The Yellow Flag Rule for Average Speed Series
Ever been in one of those one loft races that has an average speed payout, based on returns over a three race series? Well, one bad race, early in the series, can end up eliminating most of the birds before the last race is even basketed. This does not make for happy campers. Most folks like to think they can be competitively "in the running" for average speed and look forward to the outcome. This is part of the excitement and enjoyment of being entered in these race series. However, one unexpected storm front and you can be 11 hours behind after the 200 of a 100, 200, 300 mile race series.
Well, is there a more fair way to conduct these series payouts? I suppose it depends on what you consider to be a fair competition. I have given it some thought and have come up with a rule that I think would be acceptable to most and would certainly take the sting out of a skewed return, yet still rewards the birds that do make it home at the top of the race sheet, on the smash races as well.
Here is my new "Yellow Flag" rule for these average speed money races:
If the bird representing the 10th percentile is not within 20% of the velocity of the first bird clocked then that race is a "non-qualifying" average speed race and will not count for average speed payouts. For example: if in a race the winning bird had a velocity of 1094.711 ypm, and the 10th percentile bird (clocked 21st out of 209 birds entered) had a velocity of 672.829 ypm. The calculation would be 672.829 / 1094.711 = 0.6146 (61.46%). This would disallow the race from being counted towards average speed for the money race series.
It just doesn't seem right to eliminate 90% of the birds from having a viable chance at Average speed prizes based on one poor return. People enjoy the race series much more when they have even a marginal opportunity at winning. To be eliminated because of conditions beyond the ability of the birds does not make the race series a fun competition.
However, to be fair, that percentage of the average speed money represented by that race should be awarded per capita to the prize winners. So, if the series is a 100, 200 and 300 and the 200 was dis-qualified, then 200 / (100+200+300) = 33.33% of the average speed prize money would be awarded to the capital prize winners of the 200 mile race. This money would be equally split between all capital prize winners. So, if 1/3rd of the average speed payout was $1000 and the capital prizes were paid out to 20 positions for the 200 mile race, then each prize winner would receive $50 on top of their capital prize for the 200 mile race.
Now, even though there was a race that went bad, everyone is still in the running for the remaining 66.67% of the average speed money, and the 300 mile race has even more overall interest and excitement, as everyone is still in contention for the remaining $2000 in average speed prize payouts. And, by resuscitating the series it is easier to put the poor return behind us and to look forward to winning the average speed competition based on the 100 & 300 returns.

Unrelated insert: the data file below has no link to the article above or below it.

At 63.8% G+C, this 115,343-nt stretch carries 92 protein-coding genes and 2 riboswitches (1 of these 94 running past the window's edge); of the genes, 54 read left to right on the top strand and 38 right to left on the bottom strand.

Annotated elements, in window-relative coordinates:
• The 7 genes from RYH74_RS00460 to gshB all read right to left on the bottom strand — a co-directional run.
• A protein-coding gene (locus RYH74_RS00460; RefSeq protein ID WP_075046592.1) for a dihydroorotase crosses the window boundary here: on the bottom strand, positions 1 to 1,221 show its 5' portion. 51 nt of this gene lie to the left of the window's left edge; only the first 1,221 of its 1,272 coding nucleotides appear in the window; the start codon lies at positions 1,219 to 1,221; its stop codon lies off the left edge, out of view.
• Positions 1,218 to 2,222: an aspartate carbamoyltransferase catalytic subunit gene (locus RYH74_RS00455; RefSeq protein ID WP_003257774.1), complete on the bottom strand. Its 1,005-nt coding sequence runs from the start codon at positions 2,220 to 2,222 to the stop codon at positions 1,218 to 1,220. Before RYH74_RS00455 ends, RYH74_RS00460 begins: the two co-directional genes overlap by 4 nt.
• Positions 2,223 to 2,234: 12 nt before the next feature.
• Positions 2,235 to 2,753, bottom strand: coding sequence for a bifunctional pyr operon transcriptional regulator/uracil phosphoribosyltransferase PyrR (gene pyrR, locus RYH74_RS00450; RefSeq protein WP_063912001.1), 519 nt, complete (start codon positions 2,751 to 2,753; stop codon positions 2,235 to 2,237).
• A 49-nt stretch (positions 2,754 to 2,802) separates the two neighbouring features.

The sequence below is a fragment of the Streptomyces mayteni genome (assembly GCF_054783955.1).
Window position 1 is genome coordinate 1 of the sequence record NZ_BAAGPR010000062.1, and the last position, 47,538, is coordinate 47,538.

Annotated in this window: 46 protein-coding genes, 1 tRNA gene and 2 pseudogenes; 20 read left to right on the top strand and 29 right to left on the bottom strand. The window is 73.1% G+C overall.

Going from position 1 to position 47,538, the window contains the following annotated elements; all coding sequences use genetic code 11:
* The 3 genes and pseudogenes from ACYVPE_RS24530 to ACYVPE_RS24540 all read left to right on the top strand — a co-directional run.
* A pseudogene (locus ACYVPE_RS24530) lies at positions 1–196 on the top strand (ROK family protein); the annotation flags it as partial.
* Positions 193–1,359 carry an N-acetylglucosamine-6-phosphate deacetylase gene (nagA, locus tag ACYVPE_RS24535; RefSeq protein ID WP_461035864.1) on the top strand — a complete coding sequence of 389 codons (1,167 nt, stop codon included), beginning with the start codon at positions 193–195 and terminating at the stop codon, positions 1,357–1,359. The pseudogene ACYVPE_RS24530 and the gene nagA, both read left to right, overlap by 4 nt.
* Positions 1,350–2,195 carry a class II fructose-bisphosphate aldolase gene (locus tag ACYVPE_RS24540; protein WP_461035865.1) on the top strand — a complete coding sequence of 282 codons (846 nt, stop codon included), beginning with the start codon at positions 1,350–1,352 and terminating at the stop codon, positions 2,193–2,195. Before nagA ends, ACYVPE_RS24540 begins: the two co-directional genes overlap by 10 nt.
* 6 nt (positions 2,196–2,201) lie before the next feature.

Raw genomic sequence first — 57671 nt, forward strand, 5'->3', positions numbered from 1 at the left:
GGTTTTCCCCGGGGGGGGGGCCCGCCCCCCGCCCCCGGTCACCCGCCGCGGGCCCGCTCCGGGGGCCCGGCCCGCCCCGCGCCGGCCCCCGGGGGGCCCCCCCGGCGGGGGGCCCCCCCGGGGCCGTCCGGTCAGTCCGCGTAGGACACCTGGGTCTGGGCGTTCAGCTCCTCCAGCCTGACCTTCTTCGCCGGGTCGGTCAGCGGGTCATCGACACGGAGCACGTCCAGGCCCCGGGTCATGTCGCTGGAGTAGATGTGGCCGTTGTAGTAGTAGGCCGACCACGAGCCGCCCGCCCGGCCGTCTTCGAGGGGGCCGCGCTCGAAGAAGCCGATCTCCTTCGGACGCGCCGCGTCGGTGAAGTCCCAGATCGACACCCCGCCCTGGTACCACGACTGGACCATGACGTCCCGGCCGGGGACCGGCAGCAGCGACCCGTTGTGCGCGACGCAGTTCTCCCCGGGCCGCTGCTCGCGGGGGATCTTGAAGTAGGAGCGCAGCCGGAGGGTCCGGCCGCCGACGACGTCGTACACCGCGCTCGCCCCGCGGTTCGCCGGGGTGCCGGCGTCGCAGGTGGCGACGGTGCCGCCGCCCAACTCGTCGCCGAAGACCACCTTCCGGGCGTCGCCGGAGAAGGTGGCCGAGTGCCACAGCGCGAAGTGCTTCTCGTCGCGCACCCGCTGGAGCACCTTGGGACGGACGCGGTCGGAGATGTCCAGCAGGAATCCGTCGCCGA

What I am suggesting is another way of looking at race series. I am trying to insert into the marketplace the idea that these race series "could" incorporate rules that might take the sting out of releases that go horribly wrong. However, at the same time I do not suggest penalizing the results of the questionable release, quite contrary I recommend distributing that portion of the race series payout associated with the bad release to the top performing birds of that release.
I am only suggesting a method of dealing with those ineviable bad releases that happen from time to time, no matter how well you plan.
A couple of years ago, while training my youngbirds, I took them twenty two miles around to the other side of Chuckanut Bay which is on the line of flight my birds must take to win the races. Only 1/3 of the birds made it home on the day. The next time I took the birds to that release point, I was not interested in repeating those poor results. Instead, I was interested in getting the birds back in 30 minutes not eight to 24 hours. It is a matter of expectation.
Ever seen one of those Indy 500 starts where the lead 33 cars crash within the first 100 ft and only the last three cars that never got going are the only ones able to continue to race?
Ever see the yellow flag go up at one of these races because a bad crash happened and the flag signifies that none of the competitors will be allowed to improve their position while the mess is being cleared off the track?
In the 2003 Tour de France, during one of the race segments, an over zealous fan accidentally knocked Lance Armstrong off his bike. Guess what the other riders in the race did. They all slowed down and allowed Lance time to check his bike for damage, get back on and move up to his original placement. Then they all started up where they left off. They didn't need someone to tell them what sportsmanship was, they inherently knew that the race would have no meaningful value otherwise.
I am just suggesting something that neither punishes nor rewards when we have a bad crash on our bird's race course. I am just suggesting we raise the yellow flag, clean up the mess and get back to racing.
To see if my idea was statistically viable, I collected race information from three clubs for the 2003 YB series, this information examines how often the Yellow Flag Rule would have triggered in these 29 races. You can view the information Here.